Drought, record heat wave in West tied to climate change
The prolonged and widespread heat wave in the West, along with the region's increasingly severe drought, is a sign of how climate change has already tilted the odds in favor of such extremes, studies show.
Why it matters: The rapidly growing Southwest, in particular, is also the nation's fastest-warming region. The combination of heat and drought could lead to a repeat, or even eclipse, the severity of 2020's wildfire season in California and other states.
State of play: Temperatures are likely to climb well into the triple digits across most of California through the weekend, and in a half-dozen Western states.
- Records will keep falling. By the end of this particular heat wave, it's likely that they will tally in the hundreds, with several all-time temperature records tied or broken well before what is typically the hottest time of year.
The other side: While the West is dealing with record heat and drought, the eastern U.S. will see the opposite problem -- too much water, as a tropical depression or possibly a named storm, to be called "Claudette," comes ashore along the Gulf Coast.
By the numbers:
- Tucson, Arizona, on Thursday set a record daily high temperature of 111°F, which was the sixth straight day with a high temperature above 110°F, tied for the most on record. That milestone is likely to fall on Friday.
- Phoenix, Arizona, saw a high temperature of 118°F on Thursday, its fifth straight day at or above 110°F.
- Death Valley, California, hit 128°F on Thursday, a degree short of its all-time record for June.
- Palm Springs, California, hit 123°F Thursday, tying its all-time temperature record. The city has only reached that sizzling point three other times in recorded history, but they were in the typically hotter months of July and August.
- Las Vegas reached 116°F on Wednesday, just 1°F shy of tying its all-time warmest temperature on record.
- Salt Lake City, Billings, Montana, and Laramie, Wyoming, matched their highest temperatures observed at any time of year on Tuesday.
Threat level: The California ISO, which operates the state's electrical grid, is asking residents to conserve power amid expected spikes in demand.
- The 128°F high temperature Thursday in Death Valley, reached a level never seen prior to June 29, according to Meteo France meteorologist Etienne Kapikian. It was just 1°F shy of the location's hottest temperature on record during June.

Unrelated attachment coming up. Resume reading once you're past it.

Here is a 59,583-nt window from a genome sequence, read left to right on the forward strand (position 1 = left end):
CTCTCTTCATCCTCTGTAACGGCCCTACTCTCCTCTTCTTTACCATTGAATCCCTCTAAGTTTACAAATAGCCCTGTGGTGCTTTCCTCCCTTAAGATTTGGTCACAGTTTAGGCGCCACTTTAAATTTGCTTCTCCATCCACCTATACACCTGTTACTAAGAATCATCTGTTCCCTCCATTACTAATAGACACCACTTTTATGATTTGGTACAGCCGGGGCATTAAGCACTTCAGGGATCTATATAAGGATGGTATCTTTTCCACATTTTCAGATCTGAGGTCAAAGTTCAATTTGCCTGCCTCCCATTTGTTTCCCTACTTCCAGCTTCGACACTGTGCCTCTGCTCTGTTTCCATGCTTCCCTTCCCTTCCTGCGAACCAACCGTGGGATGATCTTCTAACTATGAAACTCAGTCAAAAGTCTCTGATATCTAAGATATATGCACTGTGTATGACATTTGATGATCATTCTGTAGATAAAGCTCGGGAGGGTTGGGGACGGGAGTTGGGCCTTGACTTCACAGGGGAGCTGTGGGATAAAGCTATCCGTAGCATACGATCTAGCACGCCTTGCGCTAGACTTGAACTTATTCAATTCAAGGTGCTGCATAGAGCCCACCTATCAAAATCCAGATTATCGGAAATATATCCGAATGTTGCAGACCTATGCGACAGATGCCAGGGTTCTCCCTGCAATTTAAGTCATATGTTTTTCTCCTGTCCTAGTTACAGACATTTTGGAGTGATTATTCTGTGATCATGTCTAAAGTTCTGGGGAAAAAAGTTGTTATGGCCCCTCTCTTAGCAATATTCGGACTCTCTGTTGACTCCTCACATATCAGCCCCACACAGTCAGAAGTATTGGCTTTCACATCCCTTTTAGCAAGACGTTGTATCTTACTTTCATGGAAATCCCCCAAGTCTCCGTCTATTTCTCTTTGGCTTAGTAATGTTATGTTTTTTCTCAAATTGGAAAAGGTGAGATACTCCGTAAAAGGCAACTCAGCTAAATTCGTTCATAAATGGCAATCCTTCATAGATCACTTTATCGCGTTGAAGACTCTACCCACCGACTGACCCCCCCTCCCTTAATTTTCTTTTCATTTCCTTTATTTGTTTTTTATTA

- The National Weather Service is predicting a "critical fire risk" in New Mexico, Arizona, Colorado and Utah Friday, with the risk of fires starting in other states due to dry lightning ignitions from thunderstorms that fail to deliver much rain to the parched landscape.
Context: Human-caused climate change already makes present-day heatwaves about 3°F to 5°F hotter than they otherwise would be, according to climate scientist Michael Wehner of Lawrence Berkeley National Laboratory.
- Numerous studies also tie the ongoing drought in the West to human-caused climate change, both due to increasing temperatures, which enhances evaporation, as well as shifting weather patterns that boost the odds of such events.
The big picture: A study published Thursday in Nature Climate Change found that in the Southwest, there's increasing overlap between extreme heat and very dry days, and that soil moisture conditions during June play a particular important role in this trend.
- It follows research published last year showing that extreme heat events are getting progressively drier across the Lower 48 states as the climate warms overall. That's bad news for managing wildfires, which thrive during hot, dry and windy days.
- A study published in late May found that high elevation forests in the West are burning more frequently and severely than they used to, which the researchers attributed in large part to shifting climate conditions.
What to watch: At the same time as brutal heat and drought is affecting the West, the East will be experiencing the opposite problem -- too much water.
A brewing tropical weather system, which may earn the name Tropical Storm Claudette prior to making landfall in coastal Louisiana this weekend, is forecast to dump between 10 and 15 inches or more of rain along the Gulf Coast.
- Once it makes landfall, the storm will quickly lose any strong winds associated with it, but it could be a prolific rainmaking as it moves northward toward the Mid-Atlantic.
- Flash flooding is likely on Saturday across Mississippi, parts of Alabama, Georgia, South Carolina, and extending into North Carolina by Sunday.